Human trafficking is most commonly known for the severe forms of violence it entails, such as incarceration, rape, torture and sexual enslavement. But human trafficking does not stop with human beings. All over the world, the organs of human beings are being trafficked, sometimes with, and sometimes without, the consent of those to whom they belong. People are directly, or indirectly, being forced to sell their own organs for a low price, often to middlemen, who make thousands of Euros from poor vulnerable persons.
Organized crime groups lure people abroad with false promises and convince or force them to sell their organs for a low price. The recipients of the organs pay a much higher price than the donors receive. This part benefits the traffickers who are part of an organized criminal network. The trafficked organs can be acquired in many different and terrible ways. People may be kidnapped, killed and sold, especially children, for their organs. Other ways for the brokers to procure the organs are through deception or coercion. There have been cases where a victim will go to a doctor or hospital for an unrelated illness or accident, but in the hospital, the person’s kidney is removed without their knowledge or consent.
Organ trafficking can be distinguished from other forms of trafficking, since the traffickers and organ ‘brokers’ involved are often from decent and respected industry sectors. Doctors and other health-care practitioners, ambulance drivers and mortuary workers are often involved in organ trafficking in addition to those involved in other human trafficking networks.
There was recently a case in China where a group of 16 people, including doctors, were selling kidneys illegally. The kidneys were bought from young or poor people, who received approximately 3,000 Euros for their organ, while the doctors sold it for 24,000.
The organs commonly transplanted include kidney, liver, heart, lung and pancreas. The organ most frequently given by a living donor is kidney as humans have two kidneys and you can live easily with only one. But also parts of other organs including liver, lung and pancreas can be transplanted from living donors. And a variety of tissues and cells are routinely implanted for a wide range of procedures.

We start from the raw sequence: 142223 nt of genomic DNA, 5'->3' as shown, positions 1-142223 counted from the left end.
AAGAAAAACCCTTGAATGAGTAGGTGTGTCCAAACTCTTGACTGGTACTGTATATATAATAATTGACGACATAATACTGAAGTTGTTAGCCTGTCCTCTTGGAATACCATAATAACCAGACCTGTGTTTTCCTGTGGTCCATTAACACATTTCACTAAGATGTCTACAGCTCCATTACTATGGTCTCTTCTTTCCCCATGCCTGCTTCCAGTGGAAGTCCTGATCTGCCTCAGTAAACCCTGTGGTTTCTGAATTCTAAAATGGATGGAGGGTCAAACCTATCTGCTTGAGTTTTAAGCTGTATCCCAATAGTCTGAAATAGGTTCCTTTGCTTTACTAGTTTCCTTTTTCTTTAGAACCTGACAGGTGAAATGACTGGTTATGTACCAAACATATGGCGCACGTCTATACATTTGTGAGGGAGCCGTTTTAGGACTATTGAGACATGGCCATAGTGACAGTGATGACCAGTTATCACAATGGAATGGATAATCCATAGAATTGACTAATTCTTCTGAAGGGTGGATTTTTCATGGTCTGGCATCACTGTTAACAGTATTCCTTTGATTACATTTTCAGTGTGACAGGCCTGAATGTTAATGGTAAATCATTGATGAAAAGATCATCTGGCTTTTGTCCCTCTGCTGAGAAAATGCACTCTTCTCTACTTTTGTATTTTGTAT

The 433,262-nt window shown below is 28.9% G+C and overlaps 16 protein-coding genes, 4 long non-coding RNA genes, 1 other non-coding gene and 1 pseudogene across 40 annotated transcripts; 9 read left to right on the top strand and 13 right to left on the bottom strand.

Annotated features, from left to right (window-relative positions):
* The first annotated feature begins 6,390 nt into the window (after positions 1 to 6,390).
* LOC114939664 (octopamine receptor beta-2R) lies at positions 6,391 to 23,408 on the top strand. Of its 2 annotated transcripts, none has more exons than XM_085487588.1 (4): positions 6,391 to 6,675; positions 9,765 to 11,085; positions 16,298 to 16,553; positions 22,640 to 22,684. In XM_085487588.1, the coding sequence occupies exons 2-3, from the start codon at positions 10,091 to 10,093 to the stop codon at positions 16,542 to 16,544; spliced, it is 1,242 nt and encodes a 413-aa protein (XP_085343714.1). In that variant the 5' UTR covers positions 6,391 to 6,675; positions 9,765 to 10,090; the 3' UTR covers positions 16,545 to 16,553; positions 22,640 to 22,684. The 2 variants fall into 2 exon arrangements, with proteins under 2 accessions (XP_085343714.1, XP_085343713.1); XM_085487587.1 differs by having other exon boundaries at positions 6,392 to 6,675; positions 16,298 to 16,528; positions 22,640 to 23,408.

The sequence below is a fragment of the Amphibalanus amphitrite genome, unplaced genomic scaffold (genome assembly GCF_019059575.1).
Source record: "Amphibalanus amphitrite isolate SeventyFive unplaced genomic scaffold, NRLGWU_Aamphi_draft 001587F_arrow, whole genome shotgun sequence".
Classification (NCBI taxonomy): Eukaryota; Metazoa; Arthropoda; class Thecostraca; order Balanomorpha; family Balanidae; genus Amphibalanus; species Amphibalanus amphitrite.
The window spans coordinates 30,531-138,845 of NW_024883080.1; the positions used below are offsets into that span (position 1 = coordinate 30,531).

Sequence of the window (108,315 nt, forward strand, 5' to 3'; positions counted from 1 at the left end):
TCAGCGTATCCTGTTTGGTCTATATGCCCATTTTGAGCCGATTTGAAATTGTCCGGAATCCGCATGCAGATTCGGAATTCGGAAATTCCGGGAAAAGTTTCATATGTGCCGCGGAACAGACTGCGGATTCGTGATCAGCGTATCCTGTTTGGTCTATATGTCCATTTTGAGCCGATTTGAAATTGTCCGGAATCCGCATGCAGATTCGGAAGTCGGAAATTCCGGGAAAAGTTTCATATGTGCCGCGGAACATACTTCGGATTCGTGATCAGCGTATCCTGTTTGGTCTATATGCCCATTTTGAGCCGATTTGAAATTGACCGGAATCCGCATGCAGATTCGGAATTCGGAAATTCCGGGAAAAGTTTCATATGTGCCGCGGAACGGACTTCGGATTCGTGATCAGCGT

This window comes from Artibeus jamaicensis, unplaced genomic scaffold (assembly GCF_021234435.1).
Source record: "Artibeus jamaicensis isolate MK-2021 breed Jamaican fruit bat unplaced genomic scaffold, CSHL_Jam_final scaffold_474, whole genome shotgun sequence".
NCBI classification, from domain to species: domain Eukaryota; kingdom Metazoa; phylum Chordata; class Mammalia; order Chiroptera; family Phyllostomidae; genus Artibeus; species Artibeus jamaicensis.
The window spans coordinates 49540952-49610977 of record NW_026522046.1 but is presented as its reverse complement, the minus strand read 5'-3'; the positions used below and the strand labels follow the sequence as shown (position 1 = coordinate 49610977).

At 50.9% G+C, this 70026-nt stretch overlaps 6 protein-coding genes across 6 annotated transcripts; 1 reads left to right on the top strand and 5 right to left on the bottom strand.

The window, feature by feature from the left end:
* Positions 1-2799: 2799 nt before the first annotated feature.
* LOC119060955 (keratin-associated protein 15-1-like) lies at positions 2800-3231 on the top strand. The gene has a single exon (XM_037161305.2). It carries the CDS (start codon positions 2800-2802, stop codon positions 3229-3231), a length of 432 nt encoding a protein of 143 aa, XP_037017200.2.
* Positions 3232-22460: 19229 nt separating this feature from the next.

The incidence of trafficking in organs versus trafficking in persons for the purpose of removal of organs is not known. However, as it is often not possible to preserve organs for long periods, trafficking in persons for the purpose of removal of organs can be assumed to constitute a considerable portion of cases.
Exploitation of the poor
The question of whether or not it is okay to buy the kidney of someone, who will then be able to start a business, feed the family and so on is an ethical question. However, trafficking in persons for the purpose of removal of organs thrives from a shortage of organs for transplantation purposes. This demand is coupled with supply, often artificially created by organ “brokers”, recruiting donors from among vulnerable populations. Such donors often consent to the removal of their organs, and may in some cases even receive the agreed payment for them. However, as is common in situations of trafficking for any exploitative purpose, the provision of the “service” is often driven by poverty. Victims may agree to sell their organ and enter into a formal or informal contract to do so, but they are often not paid at all, or in full.
• At its 59th Session, the General Assembly discussed the trafficking of human organs in the context of transnational organized crime. Within the resolution that emerged from discussions, the General Assembly “Urged Member States to adopt measures to prevent, combat and punish the illicit removal of, and trafficking in, human organs.”
Given that organ-related trafficking can be a transnational crime, with suppliers of organs sometimes originating in different continents to the recipients of those organs, and that organs traffickers often locate their operation bases in third countries so as to avoid detection from law enforcement, it is evident that international law enforcers must cooperate across borders in order to address organ-related crimes.
Protocol to Prevent, Suppress and Punish Trafficking in Persons Especially Women and Children, supplementing the United Nations Convention against Transnational Organized Crime. Adopted and opened for signature, ratification and accession by General Assembly resolution 55/25
of 15 November 2000
HUMAN TRAFFICKING - Joint UN Commentary on the EU Directive – A Human Rights-Based Approach
Conference of the Parties to the United Nations Convention against Transnational Organized Crime
The Vienna Forum to fight Human Trafficking 13-15 February 2008, Austria Center Vienna Background Paper
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